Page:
“It’s about dynamics, emotions and relationships”
Three German friends took the normally staid world of science by storm when they created Mendeley, an academic social network that allows research papers to be read, cited and organised. Thanks to their collection of online tools, it is now easy to mine the canon of science for new insights. After just five years, academic-publishing giant Elsevier acquired the company in 2013 for a rumoured $100 million.
Technologist: Where did the idea come from?
Victor Henning: Paul and I were business school friends. We then both embarked on PhDs, and we wanted a way to browse a map of how scientific ideas related to each other. We thought that if you could trace ideas that are evolving in separate disciplines, research would be easier. We quickly found that copyright constraints on all the data made that impossible. So our big idea was to flip that on its head and visualise the data that people had already stored on their computers.
T. And what about the name?
V. H. From the chemist Dmitri Mendeleev. When he built the Periodic Table of the Elements he confidently left blanks where he thought there had to be an element that hadn’t been discovered yet. We thought we could do a similar thing with our categorisation and recommendation engine. Based on the papers in your library, we can predict the blank spots in your knowledge and give you recommendations of what you should read next.
T. Amazon’s Werner Vogels says you’ve changed the face of science.
V. H. What’s exciting is that Mendeley is starting to be used to evaluate research grants, university performance and individual performance. So in a way we’ve changed the evaluation criteria for scientific success. The current gold standard is citations – how many people use your work in theirs – but citations take two to three years to accumulate. We’ve sped up and democratised the process: all the statistics are available for free.
T. So you’ve made science fun.
Jan Reichelt: Somebody said that, thanks to Mendeley, scientific research is the most fun you can have with your pants on. That’s pretty unusual feedback from scientists: it shows we’ve stimulated a grassroots attitude and emotional change in the subject.
T. What were your biggest obstacles as a start-up?
J. R. Building a company is nothing but removing obstacles. The first thing is getting funding: without the money there’s not even a beginning. So fundraising and constant investor management is one of the biggest barriers. But when you remove that, you have to spend the money hiring the right people, then build growth and traction, then the money runs out and you need to fundraise again…
V. H. I always felt the hardest thing to get right was building the team. We were fairly inexperienced, and we had to scale our system up for millions of users who were uploading millions of documents. Building a real-time engine to make sense of all that data meant getting the right expertise. And as the company grew the challenges associated with the team also grew. You can’t manage everyone directly, so you’re giving up a lot of influence to ambitious and talented people – it can be hard to keep everything together. I’d say building a team and staying in control of it is the hardest part.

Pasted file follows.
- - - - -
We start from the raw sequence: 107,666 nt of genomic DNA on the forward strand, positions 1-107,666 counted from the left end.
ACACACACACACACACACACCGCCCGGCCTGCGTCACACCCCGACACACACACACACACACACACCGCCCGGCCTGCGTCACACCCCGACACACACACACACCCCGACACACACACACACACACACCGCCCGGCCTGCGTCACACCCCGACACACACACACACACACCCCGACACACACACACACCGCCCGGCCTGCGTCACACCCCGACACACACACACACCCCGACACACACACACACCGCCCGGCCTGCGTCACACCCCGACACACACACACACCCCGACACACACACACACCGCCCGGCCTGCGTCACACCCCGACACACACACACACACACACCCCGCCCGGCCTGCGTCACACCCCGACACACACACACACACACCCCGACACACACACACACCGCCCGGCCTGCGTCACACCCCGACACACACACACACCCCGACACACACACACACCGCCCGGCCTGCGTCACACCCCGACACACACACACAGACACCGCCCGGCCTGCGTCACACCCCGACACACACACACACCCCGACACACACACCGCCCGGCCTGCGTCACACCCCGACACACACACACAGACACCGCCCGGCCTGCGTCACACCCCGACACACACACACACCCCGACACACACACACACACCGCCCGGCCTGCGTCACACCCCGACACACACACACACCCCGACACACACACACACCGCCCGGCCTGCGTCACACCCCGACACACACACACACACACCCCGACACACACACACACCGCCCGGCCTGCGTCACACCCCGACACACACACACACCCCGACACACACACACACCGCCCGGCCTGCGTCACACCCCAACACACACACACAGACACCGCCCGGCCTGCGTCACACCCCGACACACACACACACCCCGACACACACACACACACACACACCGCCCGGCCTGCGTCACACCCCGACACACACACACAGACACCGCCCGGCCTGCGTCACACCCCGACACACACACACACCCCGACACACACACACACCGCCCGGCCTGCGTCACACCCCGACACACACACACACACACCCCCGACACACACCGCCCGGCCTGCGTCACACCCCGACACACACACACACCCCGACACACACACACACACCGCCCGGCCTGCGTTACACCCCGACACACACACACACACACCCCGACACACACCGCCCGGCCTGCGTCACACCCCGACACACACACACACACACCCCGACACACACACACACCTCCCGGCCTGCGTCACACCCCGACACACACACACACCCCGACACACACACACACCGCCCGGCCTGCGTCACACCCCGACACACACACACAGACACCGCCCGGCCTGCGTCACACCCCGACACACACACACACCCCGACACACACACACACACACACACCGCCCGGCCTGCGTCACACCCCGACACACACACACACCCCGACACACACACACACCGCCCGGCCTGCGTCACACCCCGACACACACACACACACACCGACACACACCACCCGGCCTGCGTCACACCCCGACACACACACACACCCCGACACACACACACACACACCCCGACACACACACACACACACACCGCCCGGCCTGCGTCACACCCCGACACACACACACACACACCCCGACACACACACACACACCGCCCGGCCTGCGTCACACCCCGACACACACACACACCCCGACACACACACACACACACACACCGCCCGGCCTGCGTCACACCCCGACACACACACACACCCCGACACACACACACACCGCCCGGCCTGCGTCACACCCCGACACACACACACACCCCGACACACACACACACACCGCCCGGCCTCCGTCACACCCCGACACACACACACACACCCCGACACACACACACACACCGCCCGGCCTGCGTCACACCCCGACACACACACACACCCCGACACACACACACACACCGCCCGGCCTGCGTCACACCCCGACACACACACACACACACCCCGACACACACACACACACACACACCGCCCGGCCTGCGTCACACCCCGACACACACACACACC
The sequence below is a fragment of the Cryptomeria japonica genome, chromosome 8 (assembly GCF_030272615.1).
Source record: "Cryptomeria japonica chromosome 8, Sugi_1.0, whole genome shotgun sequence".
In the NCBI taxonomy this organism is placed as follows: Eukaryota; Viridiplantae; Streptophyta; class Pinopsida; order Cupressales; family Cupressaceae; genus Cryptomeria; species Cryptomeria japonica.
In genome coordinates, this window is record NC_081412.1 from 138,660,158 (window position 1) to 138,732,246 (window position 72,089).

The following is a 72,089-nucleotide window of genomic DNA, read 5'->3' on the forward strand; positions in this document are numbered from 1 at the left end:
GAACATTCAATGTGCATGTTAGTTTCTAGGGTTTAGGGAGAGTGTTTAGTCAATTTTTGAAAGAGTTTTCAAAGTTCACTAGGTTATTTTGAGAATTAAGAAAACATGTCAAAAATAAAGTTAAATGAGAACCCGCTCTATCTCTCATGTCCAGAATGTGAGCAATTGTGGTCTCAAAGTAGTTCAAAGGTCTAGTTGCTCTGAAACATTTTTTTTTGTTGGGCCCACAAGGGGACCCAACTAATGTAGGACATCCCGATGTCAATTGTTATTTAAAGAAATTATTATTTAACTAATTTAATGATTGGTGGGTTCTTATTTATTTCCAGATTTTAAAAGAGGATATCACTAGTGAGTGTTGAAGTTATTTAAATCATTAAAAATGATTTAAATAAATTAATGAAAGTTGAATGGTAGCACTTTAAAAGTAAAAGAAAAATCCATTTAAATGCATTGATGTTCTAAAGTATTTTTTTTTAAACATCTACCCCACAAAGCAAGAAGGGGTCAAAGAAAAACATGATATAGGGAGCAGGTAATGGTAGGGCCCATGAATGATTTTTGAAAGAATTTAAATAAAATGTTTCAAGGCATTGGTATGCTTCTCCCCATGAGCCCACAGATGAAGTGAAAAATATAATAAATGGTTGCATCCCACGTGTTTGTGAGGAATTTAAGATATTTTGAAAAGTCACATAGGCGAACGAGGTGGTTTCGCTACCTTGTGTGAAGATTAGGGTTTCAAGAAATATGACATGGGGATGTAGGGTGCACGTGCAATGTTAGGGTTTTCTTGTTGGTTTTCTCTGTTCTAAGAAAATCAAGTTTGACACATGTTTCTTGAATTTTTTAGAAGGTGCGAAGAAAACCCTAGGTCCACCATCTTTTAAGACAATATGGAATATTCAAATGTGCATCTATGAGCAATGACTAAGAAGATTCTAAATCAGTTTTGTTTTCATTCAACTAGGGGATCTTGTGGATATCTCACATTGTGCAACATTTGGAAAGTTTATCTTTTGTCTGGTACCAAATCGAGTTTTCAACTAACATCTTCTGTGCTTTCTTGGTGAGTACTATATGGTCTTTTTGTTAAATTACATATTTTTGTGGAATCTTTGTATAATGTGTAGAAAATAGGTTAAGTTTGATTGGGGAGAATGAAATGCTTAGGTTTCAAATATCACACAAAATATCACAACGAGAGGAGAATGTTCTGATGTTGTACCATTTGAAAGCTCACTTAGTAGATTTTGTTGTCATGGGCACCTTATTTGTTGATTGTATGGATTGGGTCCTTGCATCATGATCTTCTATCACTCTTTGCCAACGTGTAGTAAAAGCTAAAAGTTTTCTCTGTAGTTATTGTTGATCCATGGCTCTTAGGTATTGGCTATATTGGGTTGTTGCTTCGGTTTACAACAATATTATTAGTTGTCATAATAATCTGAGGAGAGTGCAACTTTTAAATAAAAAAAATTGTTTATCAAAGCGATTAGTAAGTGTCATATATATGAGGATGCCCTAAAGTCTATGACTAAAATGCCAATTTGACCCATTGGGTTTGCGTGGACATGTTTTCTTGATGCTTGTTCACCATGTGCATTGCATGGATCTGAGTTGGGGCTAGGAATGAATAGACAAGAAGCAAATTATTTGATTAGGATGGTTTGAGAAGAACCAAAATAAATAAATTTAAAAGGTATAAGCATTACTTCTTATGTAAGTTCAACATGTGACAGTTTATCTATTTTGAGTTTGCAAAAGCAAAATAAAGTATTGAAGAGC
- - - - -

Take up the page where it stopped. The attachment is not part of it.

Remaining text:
T. What has surprised you the most on this journey?
V. H. The thing that really took me by surprise was how difficult it is to keep a handle on your emotions. A start-up is such a rollercoaster ride: at one moment you’re on top of the world because things are going your way, but at any moment you can get hit sideways – maybe one of your best guys gets recruited away by Facebook, or a fundraising round falls apart at the last minute. But you always have to present to the team that you are confident, upbeat and optimistic. So you have to internalise all of those obstacles and problems and find a way to deal with that yourself.
T. Has the acquisition by elsevier changed your business?
J. R. When the offer came, our strategies were very much aligned. So it hasn’t changed how we operate, but it’s given us the chance to have a broader impact on the market. As a start-up your influence is somewhat limited, but now we have the opportunity to think much bigger.
T. So what’s your advice for anyone on the same path?
Paul Föckler: In 2011, Victor sent us all an article about start-ups called “How to not Die”. It said that as long as you manage to survive you will somehow succeed. So, you should know that there will be hard times: work through them and you will succeed.
J. R. Some good advice is that it’s useful to have a professional optimist like Paul on your team! In truth, I’d encourage people to just get started. If you knew in advance how hard it would be, you probably wouldn’t do it. It’s a lifestyle decision: make sure you can live with this for the next 10 years. Another critical aspect is that a founding team must stick together through
times of conflict.
V. H. It’s certainly helpful that we were friends for a long time before we started Mendeley. Of course we had lots of fights and shouting matches and screaming, but the next day we’d apologise and didn’t hold any grudges. I’ve seen so many start-ups fail because the founders couldn’t do that. The team you hire immediately notice if the founders don’t work together well. That really pulls companies apart.
J. R. One thing that really surprised me is that while it’s important to think about business plans and product development and sales forecasts and so on, half of the important ingredients can’t be written down or planned. It’s about dynamics, emotions, relationships: these are much more important than the thing you think the start-up is about. If you can’t get the right team with the right attitude with the right culture with the right spirit, and a founding team that can control their emotions and build relationships with investors, business plans are not going to save you.